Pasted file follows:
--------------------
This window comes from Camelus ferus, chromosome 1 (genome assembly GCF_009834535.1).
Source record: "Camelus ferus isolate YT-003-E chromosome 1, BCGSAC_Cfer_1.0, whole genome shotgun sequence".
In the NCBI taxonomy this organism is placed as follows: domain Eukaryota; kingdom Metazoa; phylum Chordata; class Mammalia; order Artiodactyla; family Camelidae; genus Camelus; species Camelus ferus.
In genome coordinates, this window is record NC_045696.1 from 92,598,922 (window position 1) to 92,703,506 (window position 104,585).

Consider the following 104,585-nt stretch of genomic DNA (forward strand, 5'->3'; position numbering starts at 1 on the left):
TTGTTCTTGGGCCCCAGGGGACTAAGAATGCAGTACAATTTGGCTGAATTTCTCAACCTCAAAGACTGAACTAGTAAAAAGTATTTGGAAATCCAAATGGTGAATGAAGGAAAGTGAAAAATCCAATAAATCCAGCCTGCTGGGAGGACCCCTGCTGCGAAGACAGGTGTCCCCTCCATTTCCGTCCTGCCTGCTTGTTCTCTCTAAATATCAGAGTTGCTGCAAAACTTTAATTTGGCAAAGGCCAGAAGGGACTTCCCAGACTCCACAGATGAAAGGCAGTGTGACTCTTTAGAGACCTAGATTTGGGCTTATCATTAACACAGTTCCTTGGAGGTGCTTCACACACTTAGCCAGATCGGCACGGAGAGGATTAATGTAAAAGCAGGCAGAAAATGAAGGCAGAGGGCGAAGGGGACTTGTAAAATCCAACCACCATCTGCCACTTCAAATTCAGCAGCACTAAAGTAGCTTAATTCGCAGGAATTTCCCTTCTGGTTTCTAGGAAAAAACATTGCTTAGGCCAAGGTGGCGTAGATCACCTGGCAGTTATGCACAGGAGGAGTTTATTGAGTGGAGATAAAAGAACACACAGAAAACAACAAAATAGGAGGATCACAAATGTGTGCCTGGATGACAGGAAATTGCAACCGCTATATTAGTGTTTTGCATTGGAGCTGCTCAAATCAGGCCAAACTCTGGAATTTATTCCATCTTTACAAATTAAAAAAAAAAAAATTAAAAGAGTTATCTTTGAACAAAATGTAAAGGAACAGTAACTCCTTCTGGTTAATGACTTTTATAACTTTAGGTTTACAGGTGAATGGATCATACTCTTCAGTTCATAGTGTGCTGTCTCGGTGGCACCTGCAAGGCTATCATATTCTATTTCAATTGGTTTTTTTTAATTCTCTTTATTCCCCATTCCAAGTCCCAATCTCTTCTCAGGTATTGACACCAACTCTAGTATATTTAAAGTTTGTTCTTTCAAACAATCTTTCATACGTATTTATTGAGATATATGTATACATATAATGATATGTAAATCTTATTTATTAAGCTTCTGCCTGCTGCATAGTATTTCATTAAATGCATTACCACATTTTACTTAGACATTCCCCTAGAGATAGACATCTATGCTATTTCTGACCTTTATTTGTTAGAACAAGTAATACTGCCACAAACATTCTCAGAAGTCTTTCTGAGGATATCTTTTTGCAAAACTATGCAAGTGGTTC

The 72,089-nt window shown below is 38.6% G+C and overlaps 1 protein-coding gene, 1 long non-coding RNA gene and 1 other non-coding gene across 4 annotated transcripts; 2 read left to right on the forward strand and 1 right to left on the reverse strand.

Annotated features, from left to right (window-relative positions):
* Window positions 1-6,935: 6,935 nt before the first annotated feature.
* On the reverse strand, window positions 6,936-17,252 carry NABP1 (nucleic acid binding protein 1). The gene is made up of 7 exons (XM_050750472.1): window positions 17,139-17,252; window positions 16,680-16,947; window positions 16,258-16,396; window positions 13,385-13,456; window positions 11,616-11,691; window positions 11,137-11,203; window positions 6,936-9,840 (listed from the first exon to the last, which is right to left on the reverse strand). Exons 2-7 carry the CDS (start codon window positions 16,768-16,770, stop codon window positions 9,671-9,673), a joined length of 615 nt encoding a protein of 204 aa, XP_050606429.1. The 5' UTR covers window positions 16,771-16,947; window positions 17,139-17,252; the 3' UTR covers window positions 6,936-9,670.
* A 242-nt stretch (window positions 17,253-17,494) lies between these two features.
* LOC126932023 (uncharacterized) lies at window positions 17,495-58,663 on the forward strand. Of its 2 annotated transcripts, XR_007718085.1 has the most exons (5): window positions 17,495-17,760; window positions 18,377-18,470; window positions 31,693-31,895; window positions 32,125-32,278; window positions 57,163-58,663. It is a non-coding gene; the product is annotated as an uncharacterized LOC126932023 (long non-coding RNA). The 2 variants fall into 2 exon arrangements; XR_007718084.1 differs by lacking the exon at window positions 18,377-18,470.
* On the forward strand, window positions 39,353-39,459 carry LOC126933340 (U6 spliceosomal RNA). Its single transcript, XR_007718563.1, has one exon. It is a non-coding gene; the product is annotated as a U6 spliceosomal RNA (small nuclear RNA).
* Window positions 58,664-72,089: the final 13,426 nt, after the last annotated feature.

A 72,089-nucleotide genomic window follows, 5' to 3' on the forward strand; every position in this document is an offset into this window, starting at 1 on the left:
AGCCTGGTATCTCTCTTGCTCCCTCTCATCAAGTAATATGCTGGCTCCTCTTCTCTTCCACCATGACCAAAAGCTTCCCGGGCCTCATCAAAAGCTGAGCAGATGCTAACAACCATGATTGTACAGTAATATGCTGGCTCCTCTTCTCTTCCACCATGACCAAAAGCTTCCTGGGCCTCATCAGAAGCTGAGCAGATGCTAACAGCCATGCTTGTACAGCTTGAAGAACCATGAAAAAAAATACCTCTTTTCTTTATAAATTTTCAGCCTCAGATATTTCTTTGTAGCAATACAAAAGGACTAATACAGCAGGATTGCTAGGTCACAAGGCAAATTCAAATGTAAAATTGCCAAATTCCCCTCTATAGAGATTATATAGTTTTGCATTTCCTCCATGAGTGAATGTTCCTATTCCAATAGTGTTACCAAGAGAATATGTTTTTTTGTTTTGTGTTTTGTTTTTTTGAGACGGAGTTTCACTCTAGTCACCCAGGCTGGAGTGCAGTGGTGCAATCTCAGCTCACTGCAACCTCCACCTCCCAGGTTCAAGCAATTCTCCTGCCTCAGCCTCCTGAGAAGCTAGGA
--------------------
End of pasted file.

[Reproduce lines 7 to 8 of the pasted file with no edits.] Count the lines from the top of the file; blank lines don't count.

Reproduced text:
The 72,089-nt window shown below is 38.6% G+C and overlaps 1 protein-coding gene, 1 long non-coding RNA gene and 1 other non-coding gene across 4 annotated transcripts; 2 read left to right on the forward strand and 1 right to left on the reverse strand.

Annotated features, from left to right (window-relative positions):